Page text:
Thanksgiving, that most problematic of American holidays – whether you want to believe that the pilgrims cosied up with the natives over a turkey dinner and didn’t violently slaughter them and steal their land. Consumerism, Black Friday sales and an obesity epidemic – it’s easy to have fallen out of love with the day.
I “celebrated” my first Thanksgiving in 2000 with the girl who would become my best friend, partner in crime and eventually be the Maid of Honour at my wedding. It was a simple affair, nothing like the over the top displays you see in American movies. We shared a can of “Manwich” procured from a local deli with a modest American section and she taught me to make Sloppy Joe’s for the first time. She’d been in the country for less than 3 months and whilst I wouldn’t say she was homesick, she was definitely a fish out of water. This was a bonding exercise, a chance to start new traditions and root her in her new home whilst honouring her old one.
What once had been a day to celebrate new traditions, became a tradition in its own right. One that celebrated friendship, hope and new beginnings. One that bonded us, gave us a sense of place and belonging. One where sharing a simple meal with whatever pennies we could scrape together. This wasn’t the lavish excess of a family Christmas, nor was it the drunken hedonism of New Year – this was quieter, more humble.
As life moves on, rituals change and take on new meanings. Now the simple gathering and the can of sauce is replaced by new friends and a “pot-luck” approach. None of us are American, nor are we really commemorating the Pilgrims of old. Instead we mark another year passed, another year survived, against all odds. Brexit, Trump, North Korea, ACTUAL NAZIS WITH TIKI TORCHES. I mean, I’m sorry to break the cosy vibes but WHAT THE SHITTING FUCK IS GOING ON?
The world is a terrifying place.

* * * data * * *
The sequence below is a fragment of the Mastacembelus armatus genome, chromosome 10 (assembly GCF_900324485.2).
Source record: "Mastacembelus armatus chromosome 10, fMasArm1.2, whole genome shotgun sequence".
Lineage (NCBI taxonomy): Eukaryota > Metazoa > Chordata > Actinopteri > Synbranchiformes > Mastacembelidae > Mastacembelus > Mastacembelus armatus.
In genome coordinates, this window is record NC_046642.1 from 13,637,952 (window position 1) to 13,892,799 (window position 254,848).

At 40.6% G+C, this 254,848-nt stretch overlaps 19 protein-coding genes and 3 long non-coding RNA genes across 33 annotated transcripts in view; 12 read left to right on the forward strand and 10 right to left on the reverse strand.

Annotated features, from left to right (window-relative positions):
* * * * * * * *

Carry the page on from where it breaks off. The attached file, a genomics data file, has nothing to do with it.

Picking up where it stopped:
But we are thankful, thankful and hopeful for so many things.
We’re thankful for friends moving closer, for new jobs and new loves. We’ve celebrated engagements and weddings. We’ve mourned lost loves, failing bodies and fallen comrades. We’ve laughed ourselves silly playing board games, checking in with each other when our mental health has been ropey and celebrating our little victories. December, and especially Christmas, is often seen as a time for families. This day in November gives us a chance to enjoy each other’s company before family commitments and events overtake us.
And we eat, good lord we eat. Just as the Sloppy Joe’s marked one era, so green bean casserole marks another. Whether it’s roast turkey, cornbread and all the trimmings (last year) or (this year) ribs, buffalo wings and mac n cheese, we each bring a dish according to our budget and skill. And we will give thanks, for surviving another year on this miserable little island and for friendship, new and old.
So as the night’s get longer, why not call up that friend who you’ve been meaning to catch up with, invite them over and cook, eat and laugh. Hell, order a take away if you must. Just make a little time before Christmas, family and the world overwhelm you, and be thankful.